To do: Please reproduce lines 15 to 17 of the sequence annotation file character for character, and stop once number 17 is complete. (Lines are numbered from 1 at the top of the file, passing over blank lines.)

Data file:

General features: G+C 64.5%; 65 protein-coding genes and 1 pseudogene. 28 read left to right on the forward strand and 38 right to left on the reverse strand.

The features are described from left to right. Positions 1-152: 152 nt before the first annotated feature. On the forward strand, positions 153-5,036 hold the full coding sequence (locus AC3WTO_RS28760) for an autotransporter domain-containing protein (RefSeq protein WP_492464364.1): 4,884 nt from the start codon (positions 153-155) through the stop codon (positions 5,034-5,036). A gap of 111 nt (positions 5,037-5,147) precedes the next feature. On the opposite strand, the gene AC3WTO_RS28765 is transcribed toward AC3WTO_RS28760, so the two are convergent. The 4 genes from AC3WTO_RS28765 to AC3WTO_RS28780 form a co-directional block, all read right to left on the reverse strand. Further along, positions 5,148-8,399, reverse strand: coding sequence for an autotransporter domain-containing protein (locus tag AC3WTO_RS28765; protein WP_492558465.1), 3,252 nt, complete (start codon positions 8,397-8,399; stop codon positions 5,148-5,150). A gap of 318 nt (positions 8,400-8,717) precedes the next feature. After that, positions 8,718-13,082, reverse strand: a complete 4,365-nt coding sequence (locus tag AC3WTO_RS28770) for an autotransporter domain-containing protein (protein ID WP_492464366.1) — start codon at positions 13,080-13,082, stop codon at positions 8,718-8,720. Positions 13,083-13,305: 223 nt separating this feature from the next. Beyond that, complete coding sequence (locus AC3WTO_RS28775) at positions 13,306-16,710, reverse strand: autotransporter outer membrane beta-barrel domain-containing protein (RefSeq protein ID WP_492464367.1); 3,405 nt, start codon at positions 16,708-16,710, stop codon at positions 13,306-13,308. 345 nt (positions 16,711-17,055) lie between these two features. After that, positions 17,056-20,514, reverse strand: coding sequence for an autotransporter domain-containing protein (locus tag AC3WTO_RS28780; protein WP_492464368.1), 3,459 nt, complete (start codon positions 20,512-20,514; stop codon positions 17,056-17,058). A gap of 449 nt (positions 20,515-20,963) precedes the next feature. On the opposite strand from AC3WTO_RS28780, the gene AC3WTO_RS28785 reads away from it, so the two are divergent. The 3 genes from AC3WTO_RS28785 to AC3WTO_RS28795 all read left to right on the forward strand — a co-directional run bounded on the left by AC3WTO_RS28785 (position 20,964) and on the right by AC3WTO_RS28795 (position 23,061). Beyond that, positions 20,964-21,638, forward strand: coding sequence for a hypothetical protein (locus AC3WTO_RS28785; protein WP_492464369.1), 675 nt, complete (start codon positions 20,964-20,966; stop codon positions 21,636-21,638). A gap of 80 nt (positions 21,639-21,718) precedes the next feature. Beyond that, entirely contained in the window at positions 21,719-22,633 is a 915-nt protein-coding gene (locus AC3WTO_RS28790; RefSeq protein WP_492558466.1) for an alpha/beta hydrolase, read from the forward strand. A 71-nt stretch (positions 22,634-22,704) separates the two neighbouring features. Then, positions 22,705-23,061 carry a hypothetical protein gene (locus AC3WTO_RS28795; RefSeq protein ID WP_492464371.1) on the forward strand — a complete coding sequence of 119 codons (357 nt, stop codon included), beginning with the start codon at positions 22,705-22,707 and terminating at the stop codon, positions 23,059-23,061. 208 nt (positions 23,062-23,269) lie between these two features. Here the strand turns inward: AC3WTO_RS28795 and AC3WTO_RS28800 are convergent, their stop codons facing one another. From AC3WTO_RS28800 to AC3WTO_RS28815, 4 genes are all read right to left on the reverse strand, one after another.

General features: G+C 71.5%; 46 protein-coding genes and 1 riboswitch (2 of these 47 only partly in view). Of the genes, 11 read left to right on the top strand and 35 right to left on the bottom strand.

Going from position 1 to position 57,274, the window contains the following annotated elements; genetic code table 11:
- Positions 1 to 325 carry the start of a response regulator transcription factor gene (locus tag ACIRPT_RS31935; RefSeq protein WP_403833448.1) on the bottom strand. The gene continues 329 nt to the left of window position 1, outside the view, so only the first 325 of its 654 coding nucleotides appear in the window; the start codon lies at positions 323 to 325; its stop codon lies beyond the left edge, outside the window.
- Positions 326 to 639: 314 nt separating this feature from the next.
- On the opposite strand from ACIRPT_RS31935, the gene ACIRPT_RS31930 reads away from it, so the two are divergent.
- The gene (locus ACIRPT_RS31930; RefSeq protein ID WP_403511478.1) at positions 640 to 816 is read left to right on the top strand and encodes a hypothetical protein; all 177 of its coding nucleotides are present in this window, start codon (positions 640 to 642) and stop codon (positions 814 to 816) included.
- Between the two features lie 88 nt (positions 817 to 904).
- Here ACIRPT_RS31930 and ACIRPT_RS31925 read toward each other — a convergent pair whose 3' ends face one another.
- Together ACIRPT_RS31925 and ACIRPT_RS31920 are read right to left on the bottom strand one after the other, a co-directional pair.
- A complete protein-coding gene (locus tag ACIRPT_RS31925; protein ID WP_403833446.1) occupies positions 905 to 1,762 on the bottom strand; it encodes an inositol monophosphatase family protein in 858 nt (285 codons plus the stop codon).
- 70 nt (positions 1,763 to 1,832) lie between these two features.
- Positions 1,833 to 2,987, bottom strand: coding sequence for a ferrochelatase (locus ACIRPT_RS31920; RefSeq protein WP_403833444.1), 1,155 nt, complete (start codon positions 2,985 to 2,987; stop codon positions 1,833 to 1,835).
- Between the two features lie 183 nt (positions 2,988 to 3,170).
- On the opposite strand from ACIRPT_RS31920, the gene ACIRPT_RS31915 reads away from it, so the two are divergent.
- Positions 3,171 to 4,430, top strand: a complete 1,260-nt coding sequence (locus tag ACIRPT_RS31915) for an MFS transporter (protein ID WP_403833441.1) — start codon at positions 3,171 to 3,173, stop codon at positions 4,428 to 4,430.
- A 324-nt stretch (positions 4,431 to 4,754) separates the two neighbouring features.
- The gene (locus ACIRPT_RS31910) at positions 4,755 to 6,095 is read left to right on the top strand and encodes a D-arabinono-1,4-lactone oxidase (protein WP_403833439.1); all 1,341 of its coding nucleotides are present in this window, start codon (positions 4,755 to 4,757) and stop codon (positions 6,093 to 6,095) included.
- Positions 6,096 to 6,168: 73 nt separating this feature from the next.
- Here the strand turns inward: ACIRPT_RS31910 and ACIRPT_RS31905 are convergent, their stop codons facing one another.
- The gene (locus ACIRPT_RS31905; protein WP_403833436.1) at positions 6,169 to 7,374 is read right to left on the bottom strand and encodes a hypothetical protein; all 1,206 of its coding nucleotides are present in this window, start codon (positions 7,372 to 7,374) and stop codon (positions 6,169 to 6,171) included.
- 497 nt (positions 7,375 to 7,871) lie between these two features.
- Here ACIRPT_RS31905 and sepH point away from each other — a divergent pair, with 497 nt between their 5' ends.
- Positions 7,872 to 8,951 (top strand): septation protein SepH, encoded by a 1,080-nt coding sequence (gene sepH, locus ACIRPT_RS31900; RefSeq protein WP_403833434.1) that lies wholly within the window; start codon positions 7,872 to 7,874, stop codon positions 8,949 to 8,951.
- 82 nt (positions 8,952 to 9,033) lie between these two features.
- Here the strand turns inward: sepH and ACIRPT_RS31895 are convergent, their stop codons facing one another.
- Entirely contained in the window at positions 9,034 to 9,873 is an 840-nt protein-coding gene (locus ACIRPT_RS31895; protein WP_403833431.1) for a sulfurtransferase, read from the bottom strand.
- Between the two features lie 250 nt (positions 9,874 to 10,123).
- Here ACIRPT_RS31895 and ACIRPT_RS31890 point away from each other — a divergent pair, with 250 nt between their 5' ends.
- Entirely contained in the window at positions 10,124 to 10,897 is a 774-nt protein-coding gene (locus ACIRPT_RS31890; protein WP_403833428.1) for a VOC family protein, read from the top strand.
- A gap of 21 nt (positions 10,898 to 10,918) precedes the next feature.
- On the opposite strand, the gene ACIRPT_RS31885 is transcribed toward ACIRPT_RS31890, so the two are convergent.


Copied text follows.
- Between the two features lie 183 nt (positions 2,988 to 3,170).
- On the opposite strand from ACIRPT_RS31920, the gene ACIRPT_RS31915 reads away from it, so the two are divergent.
- Positions 3,171 to 4,430, top strand: a complete 1,260-nt coding sequence (locus tag ACIRPT_RS31915) for an MFS transporter (protein ID WP_403833441.1) — start codon at positions 3,171 to 3,173, stop codon at positions 4,428 to 4,430.